Veterans get their cemetery
PRESTON — A parade of Fillmore County and state officials and politicians spoke Tuesday before the county transferred a deed for 169 acres to the state for a new veterans cemetery on the outskirts of Preston.
But it was the rows of veterans watching the transfer who were the most important people.
County Commissioner Chuck Amunrud said the cemetery "is for them, by them and about them."
Several years ago, when the idea of the county giving land worth more than $500,000 to the state was just beginning, veterans stepped up, said Amunrud, himself a veteran who will be buried there. The veterans put local officials in contact with state veterans groups whose backing was needed, he said. They spoke to their local officials so every town and township in the county signed on to the idea, he said.
"They provided guidance to the commissioners," he said.
One of the veterans in the audience was David Garrison, a member of the Legion and VFW in Spring Valley, who said it's hard for nonveterans to understand how strong the desire is to be buried with other veterans.
"As a veteran, especially one that has seen combat, there is a special bond between myself and other veterans," he said. If they are buried next to other veterans, "the comradeship continues," said Garrison who is deciding on whether he will be buried there.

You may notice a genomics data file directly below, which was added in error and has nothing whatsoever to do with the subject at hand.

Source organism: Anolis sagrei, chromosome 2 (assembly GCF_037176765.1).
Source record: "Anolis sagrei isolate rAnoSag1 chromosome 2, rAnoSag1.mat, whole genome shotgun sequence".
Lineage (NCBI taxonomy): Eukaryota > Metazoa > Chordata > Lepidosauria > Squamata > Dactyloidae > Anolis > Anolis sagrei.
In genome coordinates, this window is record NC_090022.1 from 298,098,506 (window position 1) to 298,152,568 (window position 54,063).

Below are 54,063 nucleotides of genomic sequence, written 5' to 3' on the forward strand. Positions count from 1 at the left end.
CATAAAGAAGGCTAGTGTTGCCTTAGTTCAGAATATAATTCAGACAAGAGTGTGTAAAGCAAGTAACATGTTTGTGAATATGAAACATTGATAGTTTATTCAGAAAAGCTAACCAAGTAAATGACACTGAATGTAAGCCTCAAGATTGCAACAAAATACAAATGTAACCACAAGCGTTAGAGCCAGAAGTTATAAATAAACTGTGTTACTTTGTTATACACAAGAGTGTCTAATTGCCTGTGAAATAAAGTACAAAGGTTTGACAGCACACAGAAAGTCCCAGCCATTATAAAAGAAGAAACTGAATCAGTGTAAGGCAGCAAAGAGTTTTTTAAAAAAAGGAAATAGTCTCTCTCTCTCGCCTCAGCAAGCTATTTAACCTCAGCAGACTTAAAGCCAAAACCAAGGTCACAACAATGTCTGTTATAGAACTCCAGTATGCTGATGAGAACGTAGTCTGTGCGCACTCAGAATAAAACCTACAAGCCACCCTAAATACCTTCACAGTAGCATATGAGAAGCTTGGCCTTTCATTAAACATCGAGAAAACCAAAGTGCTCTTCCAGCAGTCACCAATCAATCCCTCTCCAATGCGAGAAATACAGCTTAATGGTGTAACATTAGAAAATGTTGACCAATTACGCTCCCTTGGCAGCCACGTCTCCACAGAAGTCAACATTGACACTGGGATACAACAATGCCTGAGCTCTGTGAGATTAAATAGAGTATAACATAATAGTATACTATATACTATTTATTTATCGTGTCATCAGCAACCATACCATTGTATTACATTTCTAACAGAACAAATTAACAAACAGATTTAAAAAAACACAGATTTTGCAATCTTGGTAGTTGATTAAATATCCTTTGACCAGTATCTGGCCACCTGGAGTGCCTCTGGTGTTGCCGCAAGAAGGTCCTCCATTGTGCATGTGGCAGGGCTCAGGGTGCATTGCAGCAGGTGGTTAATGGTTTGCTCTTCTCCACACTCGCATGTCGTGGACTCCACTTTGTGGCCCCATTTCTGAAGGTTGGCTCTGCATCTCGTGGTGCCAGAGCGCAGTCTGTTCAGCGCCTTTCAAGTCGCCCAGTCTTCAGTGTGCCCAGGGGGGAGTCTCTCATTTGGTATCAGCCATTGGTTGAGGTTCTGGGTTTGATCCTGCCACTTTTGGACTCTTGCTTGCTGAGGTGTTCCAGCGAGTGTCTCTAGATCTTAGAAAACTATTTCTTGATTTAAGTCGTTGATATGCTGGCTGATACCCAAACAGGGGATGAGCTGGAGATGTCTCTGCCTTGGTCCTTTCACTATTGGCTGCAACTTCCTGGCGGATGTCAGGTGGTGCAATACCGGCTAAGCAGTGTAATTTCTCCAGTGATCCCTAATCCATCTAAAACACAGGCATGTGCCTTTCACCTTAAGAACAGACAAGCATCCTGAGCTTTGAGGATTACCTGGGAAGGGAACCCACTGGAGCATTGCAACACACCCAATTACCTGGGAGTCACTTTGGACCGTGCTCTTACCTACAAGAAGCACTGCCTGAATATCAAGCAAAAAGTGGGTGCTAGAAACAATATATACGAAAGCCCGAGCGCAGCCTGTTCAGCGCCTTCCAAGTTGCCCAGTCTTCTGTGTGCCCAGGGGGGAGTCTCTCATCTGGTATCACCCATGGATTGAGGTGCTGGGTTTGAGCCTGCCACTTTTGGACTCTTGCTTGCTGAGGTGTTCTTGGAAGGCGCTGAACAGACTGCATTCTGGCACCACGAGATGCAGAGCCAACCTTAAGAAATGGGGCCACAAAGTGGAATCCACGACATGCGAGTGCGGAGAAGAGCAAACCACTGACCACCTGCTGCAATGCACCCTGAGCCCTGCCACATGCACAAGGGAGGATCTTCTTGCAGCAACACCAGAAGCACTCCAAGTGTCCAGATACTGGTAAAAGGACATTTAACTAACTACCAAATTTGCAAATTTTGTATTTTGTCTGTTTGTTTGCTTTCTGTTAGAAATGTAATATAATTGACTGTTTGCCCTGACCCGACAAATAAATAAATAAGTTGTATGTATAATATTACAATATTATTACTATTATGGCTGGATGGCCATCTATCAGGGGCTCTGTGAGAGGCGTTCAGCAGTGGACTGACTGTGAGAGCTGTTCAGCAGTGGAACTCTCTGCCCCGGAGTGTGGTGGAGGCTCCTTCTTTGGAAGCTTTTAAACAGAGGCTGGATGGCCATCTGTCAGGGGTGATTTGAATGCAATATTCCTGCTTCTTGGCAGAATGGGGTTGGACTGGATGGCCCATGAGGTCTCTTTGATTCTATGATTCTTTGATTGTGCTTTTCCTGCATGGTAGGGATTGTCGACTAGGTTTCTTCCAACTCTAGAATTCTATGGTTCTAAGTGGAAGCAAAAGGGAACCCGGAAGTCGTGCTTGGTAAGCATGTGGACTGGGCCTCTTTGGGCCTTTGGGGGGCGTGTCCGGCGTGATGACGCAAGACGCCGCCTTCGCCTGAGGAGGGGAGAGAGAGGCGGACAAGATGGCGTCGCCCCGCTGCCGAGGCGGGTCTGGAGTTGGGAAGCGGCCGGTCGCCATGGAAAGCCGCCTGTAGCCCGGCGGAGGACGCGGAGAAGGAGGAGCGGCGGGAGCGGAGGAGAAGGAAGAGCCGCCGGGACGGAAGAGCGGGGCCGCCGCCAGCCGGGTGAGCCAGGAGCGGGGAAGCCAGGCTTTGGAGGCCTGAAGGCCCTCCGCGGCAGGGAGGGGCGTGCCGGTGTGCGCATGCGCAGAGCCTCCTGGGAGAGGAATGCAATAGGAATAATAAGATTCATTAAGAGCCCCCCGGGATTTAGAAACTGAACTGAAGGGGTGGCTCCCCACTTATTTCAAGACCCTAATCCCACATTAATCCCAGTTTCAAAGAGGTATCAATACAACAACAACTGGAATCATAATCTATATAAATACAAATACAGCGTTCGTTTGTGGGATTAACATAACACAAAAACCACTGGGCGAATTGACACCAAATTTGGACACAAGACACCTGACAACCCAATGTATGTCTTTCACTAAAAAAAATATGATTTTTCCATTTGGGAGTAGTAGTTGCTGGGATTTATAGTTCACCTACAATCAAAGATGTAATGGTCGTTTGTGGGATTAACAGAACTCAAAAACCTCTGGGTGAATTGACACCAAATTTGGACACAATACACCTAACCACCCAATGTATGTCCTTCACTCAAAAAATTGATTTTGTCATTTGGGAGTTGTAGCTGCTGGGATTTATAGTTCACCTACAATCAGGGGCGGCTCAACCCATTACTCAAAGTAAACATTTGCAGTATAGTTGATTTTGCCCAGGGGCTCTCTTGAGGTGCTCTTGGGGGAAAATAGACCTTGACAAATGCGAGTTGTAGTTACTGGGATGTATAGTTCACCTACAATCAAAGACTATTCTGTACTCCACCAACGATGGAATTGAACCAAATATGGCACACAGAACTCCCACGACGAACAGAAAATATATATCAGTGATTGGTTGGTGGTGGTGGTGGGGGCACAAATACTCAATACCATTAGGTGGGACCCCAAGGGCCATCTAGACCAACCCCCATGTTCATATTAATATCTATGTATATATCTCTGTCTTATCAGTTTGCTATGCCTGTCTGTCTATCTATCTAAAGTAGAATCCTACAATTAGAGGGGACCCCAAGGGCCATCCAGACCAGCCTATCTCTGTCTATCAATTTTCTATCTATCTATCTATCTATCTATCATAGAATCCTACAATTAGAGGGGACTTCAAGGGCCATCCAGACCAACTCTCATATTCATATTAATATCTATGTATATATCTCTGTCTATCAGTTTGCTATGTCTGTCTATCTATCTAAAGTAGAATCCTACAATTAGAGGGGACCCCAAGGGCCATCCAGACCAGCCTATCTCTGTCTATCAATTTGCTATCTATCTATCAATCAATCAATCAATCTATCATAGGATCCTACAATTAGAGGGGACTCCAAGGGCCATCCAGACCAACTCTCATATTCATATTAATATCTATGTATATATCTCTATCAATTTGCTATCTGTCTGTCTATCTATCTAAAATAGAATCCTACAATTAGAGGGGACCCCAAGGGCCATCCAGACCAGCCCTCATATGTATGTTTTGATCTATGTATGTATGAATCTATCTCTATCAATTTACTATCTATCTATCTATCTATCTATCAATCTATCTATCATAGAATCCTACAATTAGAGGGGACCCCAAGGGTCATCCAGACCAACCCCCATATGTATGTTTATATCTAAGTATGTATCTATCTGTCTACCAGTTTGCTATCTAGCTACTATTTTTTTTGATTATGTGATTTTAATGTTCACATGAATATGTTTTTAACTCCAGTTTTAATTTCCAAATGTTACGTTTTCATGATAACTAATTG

He was proud to hear all the officials and politicians praise veterans. "It makes you feel appreciated for what you have done," he said.
Besides praising veterans, speakers also praised the cemetery, even though work hasn't even started, saying it's going to be the best in the nation. It has rolling terrain, the flowing Root River and bluffs on the other side. It will be along U.S. 52 on land the county once tried to sell but couldn't find a buyer.
Reggie Worlds, deputy director of the Department of Veterans Affairs who received the deed from Amunrud, was elated. "It has finally happened; it has finally happened," he said. "This is an incredible day, an incredible day."
He cited local and state officials but, like Amunrud, said it was the veterans who made it happen. They stepped up to help get it going, to lobby for another cemetery, he said.
The state has a cemetery in Little Falls but was looking for one in the northeast or southeast. When Fillmore County officials heard the state was looking for a place for a cemetery, they looked to the 169 acres the county owned, Amunrud said.
Though it will lose money from donating the land, it will get several full-time jobs at the cemetery as well as economic impact of people coming to the town for burials or to visit graves, he said.
The $10.2 million for building it will come from federal funds, but operation and maintenance will come from the state.
The groundbreaking is expected to be in early November, though work could begin before that. The cemetery is expected to open in early 2015 or into spring. It will have room for about a century of burials; the department expects up to 40,000 veterans and eligible family members will be buried there.